Israeli Women Refuse to Move to the Back of the Bus

Women defiant as ultra-Orthodox men try to impose religious views
By Mary Papenfuss,  Newser Staff
Posted Jan 5, 2012 2:02 AM CST
Israeli Women Refuse to Move to Back of the Bus
An Ultra Orthodox Jewish man is reflected in a bus window in Jerusalem.   (AP Photo/Sebastian Scheiner, File)

Calling Rosa Parks. Israeli women are refusing to move to the back of the bus despite pressure from Orthodox Jews who believe in the segregation of the sexes. An 18-year-old female soldier recently boarded a Jerusalem bus and was ordered by an ultra-Orthodox man to the back. "I said I have a right to sit here," she told the Wall Street Journal. "Then other people gathered and started shouting. It was scary." Confrontations are increasing as the once-insular maxi-conservative Jews expand beyond their traditional communities and interact with mainstream Israelis.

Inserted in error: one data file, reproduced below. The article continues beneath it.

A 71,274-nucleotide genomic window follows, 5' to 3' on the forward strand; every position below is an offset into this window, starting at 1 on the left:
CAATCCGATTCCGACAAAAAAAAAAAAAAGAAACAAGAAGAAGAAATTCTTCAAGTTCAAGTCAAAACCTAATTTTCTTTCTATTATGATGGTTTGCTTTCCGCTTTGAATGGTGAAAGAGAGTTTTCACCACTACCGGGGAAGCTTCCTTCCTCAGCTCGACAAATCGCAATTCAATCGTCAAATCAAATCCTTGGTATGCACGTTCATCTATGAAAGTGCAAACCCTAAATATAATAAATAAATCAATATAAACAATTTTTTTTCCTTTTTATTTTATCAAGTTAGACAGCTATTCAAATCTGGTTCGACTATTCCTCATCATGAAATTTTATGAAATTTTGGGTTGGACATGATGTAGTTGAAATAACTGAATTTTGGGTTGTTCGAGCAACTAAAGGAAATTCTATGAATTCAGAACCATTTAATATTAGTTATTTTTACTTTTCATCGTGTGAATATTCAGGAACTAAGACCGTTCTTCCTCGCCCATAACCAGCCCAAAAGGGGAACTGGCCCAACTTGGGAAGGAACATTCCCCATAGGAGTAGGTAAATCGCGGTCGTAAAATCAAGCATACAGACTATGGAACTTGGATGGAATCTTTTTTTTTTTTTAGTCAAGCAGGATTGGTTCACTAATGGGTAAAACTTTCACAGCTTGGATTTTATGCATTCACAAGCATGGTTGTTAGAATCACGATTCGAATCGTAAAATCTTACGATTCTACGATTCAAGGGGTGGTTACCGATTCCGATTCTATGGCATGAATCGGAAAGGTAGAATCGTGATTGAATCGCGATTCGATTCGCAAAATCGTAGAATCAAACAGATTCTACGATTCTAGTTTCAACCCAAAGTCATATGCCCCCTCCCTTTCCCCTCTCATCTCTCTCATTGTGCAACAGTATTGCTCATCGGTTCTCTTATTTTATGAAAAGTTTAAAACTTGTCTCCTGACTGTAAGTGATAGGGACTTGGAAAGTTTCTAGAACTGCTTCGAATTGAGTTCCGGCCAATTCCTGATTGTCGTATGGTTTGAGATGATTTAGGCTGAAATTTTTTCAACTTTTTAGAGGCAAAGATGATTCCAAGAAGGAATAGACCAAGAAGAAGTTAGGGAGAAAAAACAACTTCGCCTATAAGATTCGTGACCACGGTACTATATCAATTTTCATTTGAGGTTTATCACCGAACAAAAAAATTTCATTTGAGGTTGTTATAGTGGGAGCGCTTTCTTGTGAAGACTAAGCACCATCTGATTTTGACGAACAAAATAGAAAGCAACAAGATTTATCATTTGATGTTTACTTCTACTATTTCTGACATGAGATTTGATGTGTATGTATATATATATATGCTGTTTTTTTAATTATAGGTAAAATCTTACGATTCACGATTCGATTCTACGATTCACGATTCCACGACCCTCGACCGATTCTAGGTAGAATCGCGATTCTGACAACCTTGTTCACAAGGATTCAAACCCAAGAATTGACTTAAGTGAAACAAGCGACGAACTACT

"It's a slippery slope. What starts with women boarding the bus in the back because of modesty can end up with women not voting," said the director of a nonprofit group that promotes religious pluralism. "It could turn Israeli society into a segregated society in which women don't have a place in public life." Prime Minister Benjamin Netanyahu declared last week that "women will sit in every place." The Israeli Supreme Court ruled last January that forced segregation cannot exist on public buses, but suggested it continue voluntarily for a year. Those disgusted with the bus situation will now press the court again. (Read more ultra-Orthodox stories.)

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